IntroductionClassified as an illicit drug in many countries, marijuana is outlawed by many governments. In Nigeria, it is often referred to as ‘Indian hemp’, in the country, Cannabis Sativa, which has enjoyed use as fibre, seed and seed oils, medicinal purposes, and as a recreational drug traces its origin to Central and South Asia. The drug also has many other aliases igbo, dope, ganja, sensi, kuma, morocco, eja, kpoli, weed, trees, etc. Though usually smoked, the plant can be soaked in alcoholic drinks dubbed ‘monkey-tail’, and consumed mostly in the south-south parts of the country. Some people cook food with it, some boil it to drink as tea, while others just chew the plant and seeds. 
Physiologically, cannabis causes euphoria, relaxes the muscles and increases appetite. On the downside, the drug can impair motor skills, cause anxiety and paranoia and decrease short-term memory.
Deemed an illicit drug by the law, it had always been an offence in Nigeria to smoke marijuana, and it has largely been frowned upon by society. However, paradoxically, despite increased hounding of growers, sellers, and users, marijuana appears to be consumed in ever greater quantities.
The Agency saddled with the enforcement of drug laws in Nigeria is the National Drug Law Enforcement Agency (NDLEA). The Agency has the job of curtailing the consumption of drugs in Nigeria. The general powers of the Agency is contained in section 3 of the NDLEA Act.
Under the NDLEA Act,  which came about by the promulgation of Decree Number 48 of 1989, the possession or smoking of cannabis, or even allowing one’s premises to be used for dealing in cannabis, can result in a prison sentence from 15 years to life. Its precursor, the Indian Hemp Act, was even harsher, carrying a maximum sentence of death.
Marijuana in NigeriaStatistics show that cultivation to transportation and to sales, the marijuana industry connects different cities throughout Nigeria. At many outdoor markets and public motor garages, it is not strange to see marijuana smokers puffing away.
The 2011 United Nations Office on Drugs and Crime (UNODC) World Drug Report stated that cannabis use was prevalent among 14.3 per cent of 15 to 64 year olds in Nigeria. The same report in 2014 revealed that Nigeria had made the highest number of cannabis seizures of any African country. Following this report, the NDLEA launched a programme dubbed ‘Operation Weed Eaters’ that aimed to rid the country of cannabis.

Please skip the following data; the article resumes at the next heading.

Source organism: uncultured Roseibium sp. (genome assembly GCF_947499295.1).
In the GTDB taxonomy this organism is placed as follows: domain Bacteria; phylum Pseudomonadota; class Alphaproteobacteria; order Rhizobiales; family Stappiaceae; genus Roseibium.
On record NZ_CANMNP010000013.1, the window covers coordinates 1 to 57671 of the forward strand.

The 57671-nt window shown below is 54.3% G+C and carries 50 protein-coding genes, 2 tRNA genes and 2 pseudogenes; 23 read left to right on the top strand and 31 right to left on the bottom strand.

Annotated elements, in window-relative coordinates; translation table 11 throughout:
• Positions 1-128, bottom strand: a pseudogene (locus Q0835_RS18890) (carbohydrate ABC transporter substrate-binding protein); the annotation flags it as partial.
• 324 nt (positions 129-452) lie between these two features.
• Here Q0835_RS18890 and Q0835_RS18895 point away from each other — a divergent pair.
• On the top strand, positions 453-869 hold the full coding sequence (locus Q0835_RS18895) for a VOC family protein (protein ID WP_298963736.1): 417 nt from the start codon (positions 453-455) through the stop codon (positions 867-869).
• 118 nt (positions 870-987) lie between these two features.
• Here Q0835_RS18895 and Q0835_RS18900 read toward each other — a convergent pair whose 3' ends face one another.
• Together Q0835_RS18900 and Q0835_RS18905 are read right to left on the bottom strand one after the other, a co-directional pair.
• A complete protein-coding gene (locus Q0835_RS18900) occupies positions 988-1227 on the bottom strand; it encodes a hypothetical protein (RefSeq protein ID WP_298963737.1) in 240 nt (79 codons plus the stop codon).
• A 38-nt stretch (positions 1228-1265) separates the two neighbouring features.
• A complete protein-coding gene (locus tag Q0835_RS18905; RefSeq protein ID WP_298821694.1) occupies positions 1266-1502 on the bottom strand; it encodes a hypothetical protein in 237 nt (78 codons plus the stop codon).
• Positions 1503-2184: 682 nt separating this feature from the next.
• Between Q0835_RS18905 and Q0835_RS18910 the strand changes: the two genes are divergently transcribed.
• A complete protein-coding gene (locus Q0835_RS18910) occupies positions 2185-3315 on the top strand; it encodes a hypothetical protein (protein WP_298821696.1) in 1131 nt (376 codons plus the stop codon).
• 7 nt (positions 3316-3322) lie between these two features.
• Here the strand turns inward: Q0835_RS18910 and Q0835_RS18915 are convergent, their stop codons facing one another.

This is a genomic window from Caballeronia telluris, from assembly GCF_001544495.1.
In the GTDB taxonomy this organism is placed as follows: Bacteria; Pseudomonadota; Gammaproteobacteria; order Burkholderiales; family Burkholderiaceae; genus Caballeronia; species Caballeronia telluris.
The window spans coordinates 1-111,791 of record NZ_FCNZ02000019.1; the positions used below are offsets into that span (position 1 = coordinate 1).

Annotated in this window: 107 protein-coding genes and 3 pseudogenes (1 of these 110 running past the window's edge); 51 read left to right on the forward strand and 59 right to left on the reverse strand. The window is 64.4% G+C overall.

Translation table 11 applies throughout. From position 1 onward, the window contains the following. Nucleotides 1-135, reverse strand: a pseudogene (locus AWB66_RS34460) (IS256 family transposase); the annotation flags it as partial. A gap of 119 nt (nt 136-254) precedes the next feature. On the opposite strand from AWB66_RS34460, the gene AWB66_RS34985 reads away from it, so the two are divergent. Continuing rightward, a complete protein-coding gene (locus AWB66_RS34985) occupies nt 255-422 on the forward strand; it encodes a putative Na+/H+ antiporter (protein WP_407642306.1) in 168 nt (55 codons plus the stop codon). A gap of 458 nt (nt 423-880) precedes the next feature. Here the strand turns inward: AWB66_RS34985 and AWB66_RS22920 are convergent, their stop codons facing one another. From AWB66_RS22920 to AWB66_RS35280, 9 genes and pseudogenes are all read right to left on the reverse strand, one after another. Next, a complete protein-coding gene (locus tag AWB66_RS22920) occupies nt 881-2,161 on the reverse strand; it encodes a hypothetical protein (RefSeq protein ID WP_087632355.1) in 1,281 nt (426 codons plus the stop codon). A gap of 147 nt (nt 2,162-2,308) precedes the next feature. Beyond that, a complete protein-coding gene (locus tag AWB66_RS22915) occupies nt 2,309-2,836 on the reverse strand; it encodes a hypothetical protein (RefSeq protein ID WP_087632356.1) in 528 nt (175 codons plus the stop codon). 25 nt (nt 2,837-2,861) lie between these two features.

While marijuana can be grown in all parts of the country, according to the NDLEA, the states that are notorious for cultivating the plant are Ondo, Ogun, Osun, Oyo, Ekiti, Edo and Delta. In September, the NDLEA destroyed cannabis farms in Ute and Ose local government areas in Ondo State and arrested 30 suspects, seizing 31 kilograms of dried weed suspected to be marijuana in the Suleja area.
Between January and June 2014, NDLEA arrested 4,511 suspected drug traffickers and seized 47,423 kilograms of drugs. Of that number, cannabis accounted for 45,875 kilograms. Though these seizure figures are high, large quantities of marijuana still find their way to the market baffling the law enforcement system.
Legalizing Marijuana in NigeriaWhile it is important to note that many countries including Nigeria have enacted harsh laws against the cultivation, possession or sale of cannabis. In fact, dealing or using marijuana in countries such as Singapore, China, Malaysia, United Arab Emirates, and Saudi Arabia could land one from four years in jail to public beheadings.But in recent years, some nations have adopted a different strategy, of decriminalizing marijuana usage as a way of combating it. These societies have also often reduced the penalties for possession of small quantities of cannabis, so that it is punished by confiscation or a fine rather than by imprisonment. The idea has been to focus more resources on those who traffic the drug.
Uruguay made history by becoming the first country to legalise cultivation, trade and usage of marijuana in December 2013. In countries as varied as the Netherlands, Germany, Mexico, Peru, and Canada, the emphasis has shifted towards the decriminalization of marijuana. Jamaica, a country where marijuana smoking has long been popular, is set to decriminalize it too.In 2018, Thailand’s military government unanimously approved medical marijuana use, which would make it the first country to legalize cannabis use in any form in Southeast Asia.There are several laws in Nigeria which prohibit cultivating, possessing and using Marijuana.